- Khoi’s presentation of Infrangible. A man after my own heart, he still hand-codes his site for each entry, nesting tables within tables and thumbing his nose at structured data. Databases are for suckers! He also does not resize large photos (like this one) to fit on the screen all at once, the idea being that the photo won’t have the same impact at 400x600 that it does at 740 x 1113.
- Mike’s photos of abandoned subway stations. I loved hearing Mike’s story: he’s got a cheapo camera and is a self-professed bad photographer, but he loves to shoot, is striving to improve, and, judging from the audience’s delighted reaction to some of his photos, his approach to photography is definitely interesting.
- The topic of retouching photos in Photoshop came up several times. Most of the presenters adjust their photos in Photoshop for brightness, contrast, color correction, etc. Purists would argue that this is cheating. I liken the Photoshop retouching stage of the digital photography process to the darkroom stage in analog photography. Ansel Adams performed extensive manipulations of his photographs in the darkroom and few consider Adams a cheater. Khoi had an interesting comment along those lines, saying that the photo out of the camera has to have “it” regardless of any correction done after the fact in Photoshop. In my experience, good photos can be made great in Photoshop, but no amount of manipulation can turn a poor photo into a good one.
- Adam and Scott’s description of the simplicity of fotolog.net. You upload photos, your friends upload photos, and the interface allows you to quickly jump from the photos of one friend to the next, keeping up with their visual lives. No need to call it social software or justify how useful the social network is. fotolog.net is elegant in its simplicity and it works. End of story.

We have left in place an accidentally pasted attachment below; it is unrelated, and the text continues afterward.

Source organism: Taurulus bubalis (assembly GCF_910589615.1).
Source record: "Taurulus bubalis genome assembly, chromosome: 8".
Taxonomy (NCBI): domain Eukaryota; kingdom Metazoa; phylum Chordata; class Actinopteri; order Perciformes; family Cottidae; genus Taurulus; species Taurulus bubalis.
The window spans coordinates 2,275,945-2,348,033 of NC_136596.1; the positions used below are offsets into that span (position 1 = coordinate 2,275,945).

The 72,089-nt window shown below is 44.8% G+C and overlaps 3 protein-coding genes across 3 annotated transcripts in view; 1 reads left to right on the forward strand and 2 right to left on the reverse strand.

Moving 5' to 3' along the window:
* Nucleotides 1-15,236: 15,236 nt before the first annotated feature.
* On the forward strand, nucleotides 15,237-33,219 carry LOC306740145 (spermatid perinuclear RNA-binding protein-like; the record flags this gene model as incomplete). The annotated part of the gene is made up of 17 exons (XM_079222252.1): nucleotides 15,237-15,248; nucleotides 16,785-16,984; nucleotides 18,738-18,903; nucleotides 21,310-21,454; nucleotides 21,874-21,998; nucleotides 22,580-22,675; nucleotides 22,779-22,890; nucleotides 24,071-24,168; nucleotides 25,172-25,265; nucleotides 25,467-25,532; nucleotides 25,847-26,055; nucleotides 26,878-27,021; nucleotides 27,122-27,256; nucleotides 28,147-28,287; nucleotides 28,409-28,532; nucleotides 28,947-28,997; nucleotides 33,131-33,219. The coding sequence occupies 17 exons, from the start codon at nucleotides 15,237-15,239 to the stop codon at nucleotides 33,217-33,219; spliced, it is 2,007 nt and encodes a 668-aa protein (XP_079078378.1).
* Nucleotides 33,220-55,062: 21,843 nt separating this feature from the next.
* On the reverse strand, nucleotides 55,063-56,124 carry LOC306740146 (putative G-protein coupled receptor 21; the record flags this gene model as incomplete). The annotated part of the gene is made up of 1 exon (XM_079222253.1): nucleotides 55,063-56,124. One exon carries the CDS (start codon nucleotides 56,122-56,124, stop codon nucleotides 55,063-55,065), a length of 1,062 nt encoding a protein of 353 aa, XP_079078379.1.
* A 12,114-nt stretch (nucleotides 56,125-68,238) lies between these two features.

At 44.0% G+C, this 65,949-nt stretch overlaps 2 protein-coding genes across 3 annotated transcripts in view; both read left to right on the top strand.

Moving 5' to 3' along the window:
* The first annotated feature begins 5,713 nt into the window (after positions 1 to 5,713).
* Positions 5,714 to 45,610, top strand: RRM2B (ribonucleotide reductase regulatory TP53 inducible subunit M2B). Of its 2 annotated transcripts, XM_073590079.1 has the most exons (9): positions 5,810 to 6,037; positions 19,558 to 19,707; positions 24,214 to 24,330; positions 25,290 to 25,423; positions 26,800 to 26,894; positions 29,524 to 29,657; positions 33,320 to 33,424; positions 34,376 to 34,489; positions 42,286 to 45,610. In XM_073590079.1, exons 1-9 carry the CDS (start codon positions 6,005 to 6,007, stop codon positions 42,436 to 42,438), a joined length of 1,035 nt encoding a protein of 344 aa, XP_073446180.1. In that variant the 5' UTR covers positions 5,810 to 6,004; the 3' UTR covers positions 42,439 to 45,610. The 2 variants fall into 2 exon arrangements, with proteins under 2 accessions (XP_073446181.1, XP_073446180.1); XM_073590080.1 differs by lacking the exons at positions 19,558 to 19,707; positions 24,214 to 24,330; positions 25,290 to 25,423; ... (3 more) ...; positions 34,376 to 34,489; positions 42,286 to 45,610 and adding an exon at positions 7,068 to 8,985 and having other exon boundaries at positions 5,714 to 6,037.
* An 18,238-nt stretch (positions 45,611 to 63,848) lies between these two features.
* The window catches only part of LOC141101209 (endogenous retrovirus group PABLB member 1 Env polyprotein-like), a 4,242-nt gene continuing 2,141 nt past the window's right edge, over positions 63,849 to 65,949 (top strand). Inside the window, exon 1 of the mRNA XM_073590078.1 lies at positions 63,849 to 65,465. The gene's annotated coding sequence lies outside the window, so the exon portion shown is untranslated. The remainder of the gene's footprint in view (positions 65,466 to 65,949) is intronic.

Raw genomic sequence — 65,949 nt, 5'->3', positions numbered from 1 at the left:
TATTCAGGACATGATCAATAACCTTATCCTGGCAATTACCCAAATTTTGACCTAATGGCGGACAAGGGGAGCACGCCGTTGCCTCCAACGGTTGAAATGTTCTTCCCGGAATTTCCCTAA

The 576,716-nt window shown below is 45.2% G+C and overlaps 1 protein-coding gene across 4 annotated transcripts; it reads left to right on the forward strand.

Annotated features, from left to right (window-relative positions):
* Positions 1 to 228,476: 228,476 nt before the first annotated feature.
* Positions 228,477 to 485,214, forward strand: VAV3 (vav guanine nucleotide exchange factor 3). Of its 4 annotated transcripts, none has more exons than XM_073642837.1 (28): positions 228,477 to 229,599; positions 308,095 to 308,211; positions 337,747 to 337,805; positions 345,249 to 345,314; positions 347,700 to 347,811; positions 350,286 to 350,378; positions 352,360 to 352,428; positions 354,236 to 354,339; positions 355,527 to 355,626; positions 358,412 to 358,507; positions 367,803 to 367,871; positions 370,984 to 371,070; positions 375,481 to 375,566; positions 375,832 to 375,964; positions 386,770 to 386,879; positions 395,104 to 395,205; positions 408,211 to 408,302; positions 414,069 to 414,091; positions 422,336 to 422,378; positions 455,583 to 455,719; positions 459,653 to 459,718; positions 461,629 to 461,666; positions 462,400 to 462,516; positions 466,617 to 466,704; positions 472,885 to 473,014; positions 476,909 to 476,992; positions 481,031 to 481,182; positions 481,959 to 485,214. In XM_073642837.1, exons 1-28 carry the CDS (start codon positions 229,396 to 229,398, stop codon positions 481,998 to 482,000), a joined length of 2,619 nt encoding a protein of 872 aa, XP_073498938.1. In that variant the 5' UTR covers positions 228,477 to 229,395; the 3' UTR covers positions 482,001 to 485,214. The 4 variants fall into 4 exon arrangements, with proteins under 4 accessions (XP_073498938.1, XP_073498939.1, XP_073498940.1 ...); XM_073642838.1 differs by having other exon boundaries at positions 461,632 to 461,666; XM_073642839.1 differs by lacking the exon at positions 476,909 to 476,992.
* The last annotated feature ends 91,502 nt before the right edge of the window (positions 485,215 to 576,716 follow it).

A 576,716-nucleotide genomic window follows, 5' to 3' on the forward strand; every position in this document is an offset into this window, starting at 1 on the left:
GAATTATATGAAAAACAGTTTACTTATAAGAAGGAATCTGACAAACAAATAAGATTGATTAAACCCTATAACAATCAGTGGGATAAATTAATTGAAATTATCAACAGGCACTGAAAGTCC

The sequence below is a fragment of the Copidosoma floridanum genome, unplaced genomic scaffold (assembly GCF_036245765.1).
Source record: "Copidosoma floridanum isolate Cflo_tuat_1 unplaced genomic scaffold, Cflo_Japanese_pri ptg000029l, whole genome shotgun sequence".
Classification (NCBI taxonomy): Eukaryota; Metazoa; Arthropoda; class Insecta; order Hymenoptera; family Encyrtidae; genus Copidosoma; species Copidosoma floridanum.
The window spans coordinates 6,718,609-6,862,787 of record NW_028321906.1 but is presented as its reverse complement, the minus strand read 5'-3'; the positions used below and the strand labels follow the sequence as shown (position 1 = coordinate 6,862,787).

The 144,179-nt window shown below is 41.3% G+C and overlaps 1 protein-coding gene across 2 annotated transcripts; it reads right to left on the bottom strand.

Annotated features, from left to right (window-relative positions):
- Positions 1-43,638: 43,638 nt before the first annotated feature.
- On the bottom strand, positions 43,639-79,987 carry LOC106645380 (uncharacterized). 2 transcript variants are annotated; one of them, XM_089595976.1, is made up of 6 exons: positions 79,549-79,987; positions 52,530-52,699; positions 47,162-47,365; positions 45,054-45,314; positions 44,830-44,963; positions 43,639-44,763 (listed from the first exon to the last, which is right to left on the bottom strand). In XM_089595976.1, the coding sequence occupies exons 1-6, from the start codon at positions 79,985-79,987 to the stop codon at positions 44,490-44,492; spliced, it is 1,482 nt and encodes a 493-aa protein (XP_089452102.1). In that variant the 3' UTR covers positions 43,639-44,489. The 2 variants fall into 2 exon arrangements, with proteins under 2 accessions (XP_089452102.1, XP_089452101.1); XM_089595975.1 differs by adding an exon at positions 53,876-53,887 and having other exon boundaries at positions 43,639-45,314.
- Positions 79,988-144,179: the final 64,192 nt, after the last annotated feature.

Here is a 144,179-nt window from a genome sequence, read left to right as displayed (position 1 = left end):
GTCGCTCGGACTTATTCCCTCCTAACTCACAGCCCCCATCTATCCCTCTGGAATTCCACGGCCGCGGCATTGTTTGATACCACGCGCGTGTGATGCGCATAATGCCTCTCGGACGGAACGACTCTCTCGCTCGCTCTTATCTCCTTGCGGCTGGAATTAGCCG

- A tantalizingly short look at Eliot’s photo management system.
- And across it all, the *barest* of impressions that photologging is an art form unto itself, that it’s not just photography + blogging. I’m not sure yet what makes it a unique thing, but the combination of the relative inexpensiveness of producing digital images in mass quantities (with a digital camera, it costs as much to take and store 1000 photos as it does to take 1 photo) and cheap, easy methods of publishing them to the Web has a lot to do with it.
Most of the crowd stayed the whole two hours…which is amazing. After it was over, some of us moved along to a nearby bar to socialize which, according to Jake’s introduction to the event, was the real reason for the whole thing in the first place. I only stayed for a bit before hunger and tiredness got the best of me, but it was nice to briefly meet and chat with some of the presenters before racing off to dinner.
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